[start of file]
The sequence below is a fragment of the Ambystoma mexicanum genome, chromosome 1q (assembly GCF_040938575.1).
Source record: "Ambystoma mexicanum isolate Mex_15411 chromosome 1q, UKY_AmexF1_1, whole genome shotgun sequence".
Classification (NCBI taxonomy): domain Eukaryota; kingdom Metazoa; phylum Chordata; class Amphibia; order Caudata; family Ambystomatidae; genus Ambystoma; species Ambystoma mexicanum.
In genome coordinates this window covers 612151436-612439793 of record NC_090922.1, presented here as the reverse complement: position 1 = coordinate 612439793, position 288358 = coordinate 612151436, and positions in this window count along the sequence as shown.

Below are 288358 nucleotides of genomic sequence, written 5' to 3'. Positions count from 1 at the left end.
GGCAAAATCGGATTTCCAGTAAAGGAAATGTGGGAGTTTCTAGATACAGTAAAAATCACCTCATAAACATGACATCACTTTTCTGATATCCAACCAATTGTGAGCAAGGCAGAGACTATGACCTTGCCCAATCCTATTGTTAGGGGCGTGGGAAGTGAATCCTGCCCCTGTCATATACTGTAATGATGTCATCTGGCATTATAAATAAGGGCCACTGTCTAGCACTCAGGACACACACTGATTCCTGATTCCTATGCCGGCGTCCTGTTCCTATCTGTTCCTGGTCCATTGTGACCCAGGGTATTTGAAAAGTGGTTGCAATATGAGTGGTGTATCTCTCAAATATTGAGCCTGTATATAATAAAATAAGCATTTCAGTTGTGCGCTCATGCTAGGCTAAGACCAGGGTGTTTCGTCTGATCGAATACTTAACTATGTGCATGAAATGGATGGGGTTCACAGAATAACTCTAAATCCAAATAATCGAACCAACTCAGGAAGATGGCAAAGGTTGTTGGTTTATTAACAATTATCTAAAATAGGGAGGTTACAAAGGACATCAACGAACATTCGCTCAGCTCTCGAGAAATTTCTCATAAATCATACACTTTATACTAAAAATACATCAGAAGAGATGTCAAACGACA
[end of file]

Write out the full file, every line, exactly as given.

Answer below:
The sequence below is a fragment of the Ambystoma mexicanum genome, chromosome 1q (assembly GCF_040938575.1).
Source record: "Ambystoma mexicanum isolate Mex_15411 chromosome 1q, UKY_AmexF1_1, whole genome shotgun sequence".
Classification (NCBI taxonomy): domain Eukaryota; kingdom Metazoa; phylum Chordata; class Amphibia; order Caudata; family Ambystomatidae; genus Ambystoma; species Ambystoma mexicanum.
In genome coordinates this window covers 612151436-612439793 of record NC_090922.1, presented here as the reverse complement: position 1 = coordinate 612439793, position 288358 = coordinate 612151436, and positions in this window count along the sequence as shown.

Below are 288358 nucleotides of genomic sequence, written 5' to 3'. Positions count from 1 at the left end.
GGCAAAATCGGATTTCCAGTAAAGGAAATGTGGGAGTTTCTAGATACAGTAAAAATCACCTCATAAACATGACATCACTTTTCTGATATCCAACCAATTGTGAGCAAGGCAGAGACTATGACCTTGCCCAATCCTATTGTTAGGGGCGTGGGAAGTGAATCCTGCCCCTGTCATATACTGTAATGATGTCATCTGGCATTATAAATAAGGGCCACTGTCTAGCACTCAGGACACACACTGATTCCTGATTCCTATGCCGGCGTCCTGTTCCTATCTGTTCCTGGTCCATTGTGACCCAGGGTATTTGAAAAGTGGTTGCAATATGAGTGGTGTATCTCTCAAATATTGAGCCTGTATATAATAAAATAAGCATTTCAGTTGTGCGCTCATGCTAGGCTAAGACCAGGGTGTTTCGTCTGATCGAATACTTAACTATGTGCATGAAATGGATGGGGTTCACAGAATAACTCTAAATCCAAATAATCGAACCAACTCAGGAAGATGGCAAAGGTTGTTGGTTTATTAACAATTATCTAAAATAGGGAGGTTACAAAGGACATCAACGAACATTCGCTCAGCTCTCGAGAAATTTCTCATAAATCATACACTTTATACTAAAAATACATCAGAAGAGATGTCAAACGACA